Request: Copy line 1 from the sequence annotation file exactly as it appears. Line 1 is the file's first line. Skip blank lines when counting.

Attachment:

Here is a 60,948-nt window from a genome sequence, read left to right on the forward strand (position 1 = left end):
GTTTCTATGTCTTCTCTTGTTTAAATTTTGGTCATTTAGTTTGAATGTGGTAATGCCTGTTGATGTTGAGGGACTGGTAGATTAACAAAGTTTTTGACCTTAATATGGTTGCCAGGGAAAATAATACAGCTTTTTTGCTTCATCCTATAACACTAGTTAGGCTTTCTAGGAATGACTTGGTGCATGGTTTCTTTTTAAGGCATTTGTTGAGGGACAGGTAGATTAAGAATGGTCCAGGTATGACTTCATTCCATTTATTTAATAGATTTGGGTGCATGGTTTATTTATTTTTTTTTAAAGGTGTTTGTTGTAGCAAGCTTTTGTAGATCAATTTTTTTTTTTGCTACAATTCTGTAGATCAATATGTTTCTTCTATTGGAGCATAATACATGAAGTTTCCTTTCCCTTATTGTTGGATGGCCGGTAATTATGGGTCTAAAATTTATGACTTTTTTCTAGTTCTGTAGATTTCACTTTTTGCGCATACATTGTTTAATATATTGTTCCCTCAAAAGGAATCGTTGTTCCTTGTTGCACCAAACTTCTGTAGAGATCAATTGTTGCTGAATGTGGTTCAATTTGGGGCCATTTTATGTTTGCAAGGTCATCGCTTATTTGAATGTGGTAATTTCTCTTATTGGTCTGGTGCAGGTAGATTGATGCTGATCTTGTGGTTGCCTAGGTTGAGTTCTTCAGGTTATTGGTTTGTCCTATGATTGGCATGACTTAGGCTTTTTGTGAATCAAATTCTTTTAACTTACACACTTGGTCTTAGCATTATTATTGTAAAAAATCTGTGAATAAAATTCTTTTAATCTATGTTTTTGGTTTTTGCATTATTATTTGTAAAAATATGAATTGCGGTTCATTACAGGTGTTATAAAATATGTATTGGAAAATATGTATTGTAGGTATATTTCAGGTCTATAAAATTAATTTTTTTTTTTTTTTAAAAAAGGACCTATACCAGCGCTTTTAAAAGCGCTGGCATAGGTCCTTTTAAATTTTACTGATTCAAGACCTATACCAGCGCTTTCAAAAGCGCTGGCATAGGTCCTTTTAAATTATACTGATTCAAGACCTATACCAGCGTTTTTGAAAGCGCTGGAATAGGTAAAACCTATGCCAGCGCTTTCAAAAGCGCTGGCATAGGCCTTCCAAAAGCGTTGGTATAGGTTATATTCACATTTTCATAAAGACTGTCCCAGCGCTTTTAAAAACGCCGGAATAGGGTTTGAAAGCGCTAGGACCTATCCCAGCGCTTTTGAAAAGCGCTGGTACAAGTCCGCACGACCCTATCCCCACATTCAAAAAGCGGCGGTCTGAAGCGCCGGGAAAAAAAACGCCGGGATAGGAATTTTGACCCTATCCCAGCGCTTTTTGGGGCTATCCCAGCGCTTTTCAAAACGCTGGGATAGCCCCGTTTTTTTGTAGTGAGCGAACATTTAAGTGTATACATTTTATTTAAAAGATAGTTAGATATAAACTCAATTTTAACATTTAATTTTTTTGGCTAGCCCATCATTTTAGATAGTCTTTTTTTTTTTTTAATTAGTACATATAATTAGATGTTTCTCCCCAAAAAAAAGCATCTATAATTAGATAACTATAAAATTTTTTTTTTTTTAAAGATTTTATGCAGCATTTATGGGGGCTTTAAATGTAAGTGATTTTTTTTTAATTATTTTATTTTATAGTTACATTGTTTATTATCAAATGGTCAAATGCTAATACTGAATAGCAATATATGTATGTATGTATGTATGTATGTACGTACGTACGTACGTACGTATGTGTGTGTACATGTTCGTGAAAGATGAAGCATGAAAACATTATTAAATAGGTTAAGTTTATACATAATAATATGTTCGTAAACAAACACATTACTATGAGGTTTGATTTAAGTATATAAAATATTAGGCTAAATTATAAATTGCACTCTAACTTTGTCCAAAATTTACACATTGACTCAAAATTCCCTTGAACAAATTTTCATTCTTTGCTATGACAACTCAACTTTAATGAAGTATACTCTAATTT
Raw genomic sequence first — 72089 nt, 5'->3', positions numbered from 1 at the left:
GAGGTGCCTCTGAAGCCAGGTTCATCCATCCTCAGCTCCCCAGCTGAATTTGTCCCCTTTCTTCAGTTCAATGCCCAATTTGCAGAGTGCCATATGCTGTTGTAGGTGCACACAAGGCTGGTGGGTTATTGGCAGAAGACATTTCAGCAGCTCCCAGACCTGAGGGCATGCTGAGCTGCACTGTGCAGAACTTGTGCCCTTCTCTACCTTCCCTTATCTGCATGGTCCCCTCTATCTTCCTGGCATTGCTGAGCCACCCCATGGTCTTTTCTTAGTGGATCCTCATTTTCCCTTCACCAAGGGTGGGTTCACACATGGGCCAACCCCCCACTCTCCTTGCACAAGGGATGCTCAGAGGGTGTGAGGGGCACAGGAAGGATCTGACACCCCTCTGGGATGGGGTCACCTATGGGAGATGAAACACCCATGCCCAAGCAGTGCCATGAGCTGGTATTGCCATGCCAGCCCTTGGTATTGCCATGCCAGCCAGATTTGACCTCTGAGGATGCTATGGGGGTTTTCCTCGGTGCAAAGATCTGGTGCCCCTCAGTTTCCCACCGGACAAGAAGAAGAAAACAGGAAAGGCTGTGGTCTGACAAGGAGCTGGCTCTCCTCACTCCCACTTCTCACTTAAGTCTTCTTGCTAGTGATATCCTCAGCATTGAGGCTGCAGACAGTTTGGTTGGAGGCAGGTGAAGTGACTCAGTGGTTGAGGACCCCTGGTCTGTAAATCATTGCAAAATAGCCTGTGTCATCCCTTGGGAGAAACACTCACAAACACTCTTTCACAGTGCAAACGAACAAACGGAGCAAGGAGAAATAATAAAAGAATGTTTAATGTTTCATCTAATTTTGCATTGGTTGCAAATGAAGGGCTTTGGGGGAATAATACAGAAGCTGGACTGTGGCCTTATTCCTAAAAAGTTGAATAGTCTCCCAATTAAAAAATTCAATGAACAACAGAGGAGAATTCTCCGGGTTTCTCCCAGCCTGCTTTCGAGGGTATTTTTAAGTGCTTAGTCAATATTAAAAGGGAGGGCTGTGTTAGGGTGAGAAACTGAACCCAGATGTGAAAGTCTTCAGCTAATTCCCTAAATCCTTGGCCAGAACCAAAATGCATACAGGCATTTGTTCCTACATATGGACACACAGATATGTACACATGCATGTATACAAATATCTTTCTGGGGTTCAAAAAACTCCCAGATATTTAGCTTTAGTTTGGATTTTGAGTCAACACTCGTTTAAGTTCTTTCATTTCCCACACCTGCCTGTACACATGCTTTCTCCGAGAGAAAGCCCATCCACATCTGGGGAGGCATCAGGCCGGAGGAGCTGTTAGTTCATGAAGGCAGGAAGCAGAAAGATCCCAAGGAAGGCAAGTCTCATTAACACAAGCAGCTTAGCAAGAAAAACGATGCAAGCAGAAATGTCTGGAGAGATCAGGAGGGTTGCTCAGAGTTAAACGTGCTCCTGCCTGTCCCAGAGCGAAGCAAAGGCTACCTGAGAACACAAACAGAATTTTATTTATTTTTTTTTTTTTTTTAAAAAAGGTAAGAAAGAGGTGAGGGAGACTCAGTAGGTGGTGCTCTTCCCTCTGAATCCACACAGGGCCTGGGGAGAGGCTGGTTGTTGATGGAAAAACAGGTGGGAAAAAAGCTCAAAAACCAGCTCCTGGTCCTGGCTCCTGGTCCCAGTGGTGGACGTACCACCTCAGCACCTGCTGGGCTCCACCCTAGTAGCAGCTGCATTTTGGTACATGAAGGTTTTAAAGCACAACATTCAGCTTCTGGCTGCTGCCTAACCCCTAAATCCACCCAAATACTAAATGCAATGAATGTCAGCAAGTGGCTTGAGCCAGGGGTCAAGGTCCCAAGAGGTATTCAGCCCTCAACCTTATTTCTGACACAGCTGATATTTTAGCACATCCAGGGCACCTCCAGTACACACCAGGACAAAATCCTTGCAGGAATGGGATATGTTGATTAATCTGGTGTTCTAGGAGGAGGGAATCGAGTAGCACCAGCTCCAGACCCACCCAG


Here is a 60,948-nt window from a genome sequence, read left to right on the forward strand (position 1 = left end):